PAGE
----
Guest: Eric J. Lentsch - Otolaryngology - Head and Neck Surgery (ENT)
Host: Dr. Linda Austin – Psychiatry
Announcer: Welcome to an MUSC Health Podcast.
Dr. Linda Austin: I am Dr. Linda Austin. I am talking today with Dr. Eric Lentsch, assistant professor of otolaryngology here at MUSC. Dr. Lentsch, what is hyperparathyroidism?
Dr. Eric J. Lentsch: Hyperparathyroidism is a disease of parathyroid glands and those are small glands that sit in the neck. They are called parathyroid glands because they sit around the thyroid gland, the major gland in the lower part of the neck. The importance of these glands is that they actually help control the calcium levels in your body and so when a patient has a hyperparathyroid state, the calcium levels are high in the body and this can lead to major complications and problems mainly with the heart, nerves, and muscles.
Dr. Linda Austin: What kinds of complications, what happens?
Dr. Eric J. Lentsch: Well, the typical things we teach medical students are stones, bones, moans and groans and that’s a pneumonic just sort of tell them what symptoms patients with hyperparathyroid have. Stones reversed to kidney stones and when patients have high calcium levels, they are at higher risk for having kidney stones because of those high calcium levels. Bones include bone pain because the calcium, which is elevated in the body, often is actually coming from the bones and the bones are being remodeled by the parathyroid hormone levels and causing bone pain. Stone, bones, and moans actually refers to psychic moans and it’s because a fair number of patients somewhere in the order of 10% to 15% with hyperparathyroidism actually have psychiatric issues related to that and that could be either depression or other mood disorders, which can actually be diagnosed and are secondary to their hypercalcemia. Groans; fourth element of the pneumonic is talking about abdominal pain, which a certain percent of the patients will actually present with and can be quite incapacitating at times.
Dr. Linda Austin: Who is prone to getting hyperparathyroidism?
Dr. Eric J. Lentsch: Most patient with hyperparathyroidism are actually middle-age women. It’s actually fairly unique, about 90% of our patients fall into that category. We are not entirely clear as to why that occurs, but it is certainly something that has been well documented.
Dr. Linda Austin: How do you treat it?
Dr. Eric J. Lentsch: It’s treated surgically and it’s interesting because the disease itself is usually found on routine blood test and because of the standardization of routine blood test over the last 10 to 15 years, we are actually finding this disease much earlier than we used to. It used to be that patients would have to present with some of these symptoms beforehand, before we actually got a calcium level. Now, calcium levels on blood test at least are a part of routine testing and we are often finding patients, who are asymptomatic, but they have an elevated calcium level and through a battery of tests we are able to identify that it’s actually an abnormal parathyroid gland that is responsible for the majority of these patients with hypercalcemia. When we find an abnormal parathyroid gland, the treatment for that is actually surgical and a fairly standard operation, which we can do through minimally invasive techniques. It is actually curative for the vast majority somewhere in the order of 95% to 97% of patients.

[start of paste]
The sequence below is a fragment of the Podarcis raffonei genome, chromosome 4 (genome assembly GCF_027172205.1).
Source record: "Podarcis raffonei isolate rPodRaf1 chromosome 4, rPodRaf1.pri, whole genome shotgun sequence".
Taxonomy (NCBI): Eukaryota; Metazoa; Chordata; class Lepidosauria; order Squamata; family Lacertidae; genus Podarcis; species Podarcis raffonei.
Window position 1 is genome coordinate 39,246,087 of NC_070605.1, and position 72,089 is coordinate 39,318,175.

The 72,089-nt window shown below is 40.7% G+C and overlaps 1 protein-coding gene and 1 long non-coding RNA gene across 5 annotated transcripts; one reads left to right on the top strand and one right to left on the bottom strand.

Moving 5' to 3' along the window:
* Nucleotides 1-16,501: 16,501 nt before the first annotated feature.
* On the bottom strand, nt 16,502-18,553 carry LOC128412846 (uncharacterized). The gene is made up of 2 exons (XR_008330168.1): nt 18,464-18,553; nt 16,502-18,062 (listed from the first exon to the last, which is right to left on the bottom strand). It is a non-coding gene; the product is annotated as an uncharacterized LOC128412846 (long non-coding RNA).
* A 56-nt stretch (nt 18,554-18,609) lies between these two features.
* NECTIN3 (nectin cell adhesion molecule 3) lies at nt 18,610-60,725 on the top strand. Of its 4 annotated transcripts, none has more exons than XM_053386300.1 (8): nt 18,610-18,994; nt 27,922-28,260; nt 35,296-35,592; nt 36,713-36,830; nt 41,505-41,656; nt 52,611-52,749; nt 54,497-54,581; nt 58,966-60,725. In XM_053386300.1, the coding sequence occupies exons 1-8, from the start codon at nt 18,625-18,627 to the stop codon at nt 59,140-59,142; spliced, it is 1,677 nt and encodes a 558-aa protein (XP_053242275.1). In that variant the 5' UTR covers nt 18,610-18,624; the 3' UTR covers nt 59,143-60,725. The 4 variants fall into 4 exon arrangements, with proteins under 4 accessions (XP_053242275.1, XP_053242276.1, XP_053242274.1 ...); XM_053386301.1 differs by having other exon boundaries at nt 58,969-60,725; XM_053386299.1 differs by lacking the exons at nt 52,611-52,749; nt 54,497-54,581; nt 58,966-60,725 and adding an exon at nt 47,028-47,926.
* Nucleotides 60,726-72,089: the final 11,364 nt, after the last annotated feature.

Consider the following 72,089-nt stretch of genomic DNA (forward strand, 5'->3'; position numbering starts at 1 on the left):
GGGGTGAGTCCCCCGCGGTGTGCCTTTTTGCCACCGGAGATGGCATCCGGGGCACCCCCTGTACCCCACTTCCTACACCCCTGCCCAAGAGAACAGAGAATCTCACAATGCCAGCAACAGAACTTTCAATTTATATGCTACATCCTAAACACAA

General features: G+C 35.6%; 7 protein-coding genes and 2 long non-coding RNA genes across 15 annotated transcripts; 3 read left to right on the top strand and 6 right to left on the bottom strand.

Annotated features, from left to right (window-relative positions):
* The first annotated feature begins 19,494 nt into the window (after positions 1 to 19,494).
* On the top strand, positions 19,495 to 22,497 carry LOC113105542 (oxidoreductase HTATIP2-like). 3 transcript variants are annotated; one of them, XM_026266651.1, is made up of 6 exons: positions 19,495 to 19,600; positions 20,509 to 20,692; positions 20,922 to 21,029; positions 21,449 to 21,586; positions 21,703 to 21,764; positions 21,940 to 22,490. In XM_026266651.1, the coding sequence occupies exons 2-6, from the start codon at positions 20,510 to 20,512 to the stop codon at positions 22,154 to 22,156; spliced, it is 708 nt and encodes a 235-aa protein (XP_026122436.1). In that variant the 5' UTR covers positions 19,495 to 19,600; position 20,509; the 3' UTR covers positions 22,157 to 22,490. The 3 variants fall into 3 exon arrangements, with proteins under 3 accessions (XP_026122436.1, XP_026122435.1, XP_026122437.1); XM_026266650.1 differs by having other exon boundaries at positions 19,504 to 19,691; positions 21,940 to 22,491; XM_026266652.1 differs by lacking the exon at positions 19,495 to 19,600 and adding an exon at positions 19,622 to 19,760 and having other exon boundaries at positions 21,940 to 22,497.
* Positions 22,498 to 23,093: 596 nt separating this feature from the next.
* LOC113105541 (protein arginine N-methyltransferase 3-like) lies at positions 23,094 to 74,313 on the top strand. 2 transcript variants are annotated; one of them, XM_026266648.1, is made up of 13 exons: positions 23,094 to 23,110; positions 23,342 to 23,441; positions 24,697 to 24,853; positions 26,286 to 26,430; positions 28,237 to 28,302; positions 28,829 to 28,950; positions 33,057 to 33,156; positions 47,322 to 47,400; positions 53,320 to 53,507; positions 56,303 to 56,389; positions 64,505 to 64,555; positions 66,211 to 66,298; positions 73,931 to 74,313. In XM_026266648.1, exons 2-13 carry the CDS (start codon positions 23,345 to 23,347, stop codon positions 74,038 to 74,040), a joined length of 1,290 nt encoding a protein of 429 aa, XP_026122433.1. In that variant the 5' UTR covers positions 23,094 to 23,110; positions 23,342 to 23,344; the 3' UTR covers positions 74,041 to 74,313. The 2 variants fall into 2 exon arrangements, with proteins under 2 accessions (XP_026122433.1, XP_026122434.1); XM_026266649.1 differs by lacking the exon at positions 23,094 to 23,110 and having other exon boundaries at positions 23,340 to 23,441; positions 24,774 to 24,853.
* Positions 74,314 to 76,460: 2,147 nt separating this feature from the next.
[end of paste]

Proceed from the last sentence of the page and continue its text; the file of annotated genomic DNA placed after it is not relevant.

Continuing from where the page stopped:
Dr. Linda Austin: So, it sounds like something that before the days of surgery might have been a very big deal that now-a-days is really pretty easily treated, is that right?
Dr. Eric J. Lentsch:Yes and in fact something that with an outpatient procedure in this day and age, again 95% of the patients are cured with that procedure that what can last as little as 10 or 12 minutes.
Dr. Linda Austin: So, in the course of a year for you, how many of these operations would you guess that you do?
Dr. Eric J. Lentsch: I would say on an average, I treat somewhere between or perform somewhere between one and two of these a week and so you are looking at somewhere around a 100 patients that I am treating. Here, I am part of a group of surgeons five or six of us, who do these operations. So, this is a fairly widespread disease and something that again in capable hands is fairly easily cured.
Dr. Linda Austin: What’s the average age of patients, who has this problem?
Dr. Eric J. Lentsch: Probably, between the ages of 45 and 55.
Dr. Linda Austin: How about kids, do they ever have problems with their parathyroid glands?
Dr. Eric J. Lentsch: It can happen, but it is actually very, very rare. I can count on my hands how many times I had to operate on a child because of this.
Dr. Linda Austin: Dr. Lentsch thanks so much for talking with us today.
Dr. Eric J. Lentsch: Thank you.
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